Bibles are thus shown to be of heathen and human origin, instead of heavenly and divine authorship, as claimed for them by their respective disciples—the Christian bible forming no exception to this statement. The latter, being essentially like other bibles, it must, of course, have had the same or a similar origin—a fact which, though it may be new and startling to millions, will be universally accepted as truth before the lapse of many generations, and a fact which confronts with open denial the claims of two hundred millions of Christian professors, who assert with unscrupulous boldness that every doctrine, principle and precept of their bible is of divine emanation.
How utterly groundless and untenable is such a claim when arranged by the side of modern discoveries in religious history!
Equally unsupportable is the declaration that "there is
no other name given under heaven whereby men can be saved, than that of Jesus Christ and him crucified," when viewed in the light of the modern explorations of Sir Godfrey Higgins, which have disclosed the history of nearly a score of crucified Gods and sin-atoning Saviors, who, we have equal proof, died for the sins of mankind.
Thus, the two prime articles of the Christian faith—Revelation and Crucifixion—are forever established as human and heathen conceptions. And the hope might be reasonably entertained that the important historical facts disclosed in this work will have the effect to open the eyes of the professors or the Christian religion to see their serious error in putting forth such exalted claims for their bible and their religion as that of being perfect products of infinite wisdom, did not the past history of all religious countries furnish sad proof that reason and logic, and even the most cogent and convincing facts of science and history often prove powerless when arrayed against a religious conviction, enstamped upon the mind for thousands of years in the past, and transmitted from parent to child until it has grown to a colossal stature, and become a part of the living tissues of the soul.
No matter how glaringly absurd, how palpably erroneous, or how demonstrably false an opinion or doctrine is shown to be, they cannot see it, but will still continue to hug it to their bosoms as a divinely-revealed truth. No facts or evidence can prove an overmatch for the inherited convictions of a thousand generations. In this respect the Mohammed, the Hindu and the Christian all stand upon a level. It is about as easy to convince one as the other of their easily demonstrated errors.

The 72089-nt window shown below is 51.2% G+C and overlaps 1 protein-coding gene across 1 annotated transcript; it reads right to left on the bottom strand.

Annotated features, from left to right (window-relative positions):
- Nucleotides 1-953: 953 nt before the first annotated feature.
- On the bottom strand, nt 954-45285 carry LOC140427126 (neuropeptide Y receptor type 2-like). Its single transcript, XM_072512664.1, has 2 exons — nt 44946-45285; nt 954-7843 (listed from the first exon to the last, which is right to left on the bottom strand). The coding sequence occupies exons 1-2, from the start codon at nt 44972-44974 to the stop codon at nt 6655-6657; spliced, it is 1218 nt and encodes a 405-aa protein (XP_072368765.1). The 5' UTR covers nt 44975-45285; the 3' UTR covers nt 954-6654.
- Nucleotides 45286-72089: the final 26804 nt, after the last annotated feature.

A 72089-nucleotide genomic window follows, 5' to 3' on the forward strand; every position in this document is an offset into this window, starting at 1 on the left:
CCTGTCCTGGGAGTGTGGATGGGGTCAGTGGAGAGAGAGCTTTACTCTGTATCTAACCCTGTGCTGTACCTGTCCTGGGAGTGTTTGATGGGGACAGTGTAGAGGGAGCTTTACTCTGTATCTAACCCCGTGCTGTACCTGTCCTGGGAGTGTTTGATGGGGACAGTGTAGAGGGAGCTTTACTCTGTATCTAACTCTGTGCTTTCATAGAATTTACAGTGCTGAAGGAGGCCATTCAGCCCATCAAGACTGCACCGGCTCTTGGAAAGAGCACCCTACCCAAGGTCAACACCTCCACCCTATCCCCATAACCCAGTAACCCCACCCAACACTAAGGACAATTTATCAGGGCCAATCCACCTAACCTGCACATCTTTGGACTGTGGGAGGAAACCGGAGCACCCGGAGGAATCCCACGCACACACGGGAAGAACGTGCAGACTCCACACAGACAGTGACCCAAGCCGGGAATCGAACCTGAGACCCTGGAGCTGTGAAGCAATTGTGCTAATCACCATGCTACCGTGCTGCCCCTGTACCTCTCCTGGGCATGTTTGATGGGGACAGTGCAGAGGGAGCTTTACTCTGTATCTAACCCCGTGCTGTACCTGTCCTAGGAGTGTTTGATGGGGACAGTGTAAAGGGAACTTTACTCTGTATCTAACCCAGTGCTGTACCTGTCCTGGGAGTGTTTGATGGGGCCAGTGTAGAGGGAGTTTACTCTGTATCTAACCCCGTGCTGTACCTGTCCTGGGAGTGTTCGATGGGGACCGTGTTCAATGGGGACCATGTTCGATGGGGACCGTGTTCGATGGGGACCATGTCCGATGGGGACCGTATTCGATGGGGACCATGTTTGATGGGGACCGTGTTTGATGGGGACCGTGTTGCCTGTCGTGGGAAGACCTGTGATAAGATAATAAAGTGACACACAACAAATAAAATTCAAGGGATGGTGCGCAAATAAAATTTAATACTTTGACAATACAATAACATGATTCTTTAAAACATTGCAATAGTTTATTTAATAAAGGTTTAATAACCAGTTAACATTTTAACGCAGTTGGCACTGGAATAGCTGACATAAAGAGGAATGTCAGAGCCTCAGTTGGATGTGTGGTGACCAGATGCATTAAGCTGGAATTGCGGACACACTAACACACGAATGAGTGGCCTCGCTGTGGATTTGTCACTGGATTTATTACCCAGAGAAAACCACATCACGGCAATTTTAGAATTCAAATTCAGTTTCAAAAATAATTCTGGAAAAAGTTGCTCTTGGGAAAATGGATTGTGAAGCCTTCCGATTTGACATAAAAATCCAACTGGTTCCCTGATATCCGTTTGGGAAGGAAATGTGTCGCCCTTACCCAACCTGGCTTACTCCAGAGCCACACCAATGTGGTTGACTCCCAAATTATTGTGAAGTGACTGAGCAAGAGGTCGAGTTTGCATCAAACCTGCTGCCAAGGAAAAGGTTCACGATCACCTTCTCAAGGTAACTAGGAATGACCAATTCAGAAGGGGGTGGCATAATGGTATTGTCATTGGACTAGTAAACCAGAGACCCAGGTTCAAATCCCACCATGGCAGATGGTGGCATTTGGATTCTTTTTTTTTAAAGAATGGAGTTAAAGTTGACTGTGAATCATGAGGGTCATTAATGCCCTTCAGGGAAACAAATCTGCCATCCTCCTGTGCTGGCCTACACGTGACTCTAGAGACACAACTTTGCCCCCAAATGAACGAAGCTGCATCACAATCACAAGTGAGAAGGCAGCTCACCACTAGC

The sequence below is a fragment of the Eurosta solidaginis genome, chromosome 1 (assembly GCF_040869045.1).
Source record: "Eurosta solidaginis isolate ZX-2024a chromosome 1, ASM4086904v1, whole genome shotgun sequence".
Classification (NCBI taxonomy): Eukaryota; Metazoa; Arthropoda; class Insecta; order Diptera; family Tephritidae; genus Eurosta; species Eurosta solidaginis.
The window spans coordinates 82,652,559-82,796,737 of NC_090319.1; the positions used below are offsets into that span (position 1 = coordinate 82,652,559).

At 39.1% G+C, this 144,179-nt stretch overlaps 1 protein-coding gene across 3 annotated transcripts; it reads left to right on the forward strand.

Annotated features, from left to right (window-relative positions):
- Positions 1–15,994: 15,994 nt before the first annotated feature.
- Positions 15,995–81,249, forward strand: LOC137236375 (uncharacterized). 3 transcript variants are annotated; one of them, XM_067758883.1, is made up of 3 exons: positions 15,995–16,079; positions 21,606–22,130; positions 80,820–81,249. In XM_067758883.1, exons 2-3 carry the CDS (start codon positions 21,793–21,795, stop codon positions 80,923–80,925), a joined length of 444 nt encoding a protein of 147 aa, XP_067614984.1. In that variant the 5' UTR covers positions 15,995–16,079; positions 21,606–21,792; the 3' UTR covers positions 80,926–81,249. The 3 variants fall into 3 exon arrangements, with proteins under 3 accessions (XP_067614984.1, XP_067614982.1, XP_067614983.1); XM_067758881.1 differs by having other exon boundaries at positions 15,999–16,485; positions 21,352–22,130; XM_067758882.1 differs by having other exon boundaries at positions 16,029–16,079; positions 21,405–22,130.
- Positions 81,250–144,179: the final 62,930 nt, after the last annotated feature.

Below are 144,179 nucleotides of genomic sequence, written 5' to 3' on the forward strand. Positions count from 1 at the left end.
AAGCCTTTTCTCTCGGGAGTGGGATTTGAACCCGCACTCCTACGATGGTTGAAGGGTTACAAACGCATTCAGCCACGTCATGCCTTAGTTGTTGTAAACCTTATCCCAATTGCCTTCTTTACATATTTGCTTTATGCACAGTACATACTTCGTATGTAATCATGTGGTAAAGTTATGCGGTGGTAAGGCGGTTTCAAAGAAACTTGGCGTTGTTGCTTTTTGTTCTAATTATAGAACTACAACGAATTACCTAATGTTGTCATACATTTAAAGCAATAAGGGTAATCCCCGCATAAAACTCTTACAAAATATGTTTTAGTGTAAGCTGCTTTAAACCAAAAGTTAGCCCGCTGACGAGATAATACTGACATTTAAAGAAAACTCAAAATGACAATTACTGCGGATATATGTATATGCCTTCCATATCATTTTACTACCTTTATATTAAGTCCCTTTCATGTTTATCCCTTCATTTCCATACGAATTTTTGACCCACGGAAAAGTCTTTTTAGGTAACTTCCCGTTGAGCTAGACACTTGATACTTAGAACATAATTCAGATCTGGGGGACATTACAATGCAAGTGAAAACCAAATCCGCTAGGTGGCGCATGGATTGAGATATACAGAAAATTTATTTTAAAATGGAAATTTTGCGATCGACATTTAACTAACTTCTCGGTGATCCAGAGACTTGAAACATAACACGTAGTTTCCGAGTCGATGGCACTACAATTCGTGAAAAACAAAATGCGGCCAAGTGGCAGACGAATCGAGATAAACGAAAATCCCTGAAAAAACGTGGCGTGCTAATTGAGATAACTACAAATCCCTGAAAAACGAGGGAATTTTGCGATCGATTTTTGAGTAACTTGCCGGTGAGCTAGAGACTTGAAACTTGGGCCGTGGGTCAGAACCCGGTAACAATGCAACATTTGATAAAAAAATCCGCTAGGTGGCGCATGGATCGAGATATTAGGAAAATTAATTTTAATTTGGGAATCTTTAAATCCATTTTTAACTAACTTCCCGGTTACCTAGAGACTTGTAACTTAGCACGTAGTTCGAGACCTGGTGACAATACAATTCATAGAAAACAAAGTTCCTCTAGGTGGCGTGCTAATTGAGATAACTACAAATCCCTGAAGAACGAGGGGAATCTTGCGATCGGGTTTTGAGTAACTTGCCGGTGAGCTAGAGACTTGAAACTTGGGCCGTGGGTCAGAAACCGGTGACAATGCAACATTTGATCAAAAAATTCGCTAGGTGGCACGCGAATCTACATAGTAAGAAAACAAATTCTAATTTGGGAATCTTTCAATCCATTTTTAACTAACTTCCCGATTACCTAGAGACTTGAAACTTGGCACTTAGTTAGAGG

Among the numerous errors traceable in the history of every religious sect, commemorated in the annals of the
world, none possesses a more serious character, or has been attended with more deplorable consequences, than that of assigning a wrong origin to religion. Every bible, every sect, every creed, every catechism, and every orthodox sermon teaches that "religion is the gift of God," that "it is infused into the soul by the spirit and power of the Lord." Never was a greater mistake ever committed. Every student of anthropology, every person who has read any of the numerous modern works on mental science, and tested their easily-demonstrated facts, knows that religion is of natural and not supernatural origin; that it is a natural element of the human mind, and not a "direct gift from God;" that it grows as spontaneously out of the soul as flowers spring out of the ground. It is as natural as eating, sleeping or breathing. This conclusion is not the offspring of mere imagination. It is no hastily-concocted theory, but an oft-demonstrated and scientifically-established fact, which any person can test the truth of for himself.
And this modern discovery will, at no distant day, revolutionize all systems of religious faith in existence, and either dissolve and dissipate them, or modify and establish them upon a more natural and enduring basis, expurgated of their dogmatic errors.
Let us, then, labor to banish the wide-spread delusion believed and taught by a thousand systems of worship—Jew, Pagan and Christian—that "religion is of supernatural or divine origin," and the many ruinous errors; senseless dogmas and deplorable soul-crushing superstitions so thoroughly inwrought into the Christian system will vanish like fog before the morning sun, and be replaced by a religion which sensible, intelligent and scientific men and women can accept, and will delight to honor and practice.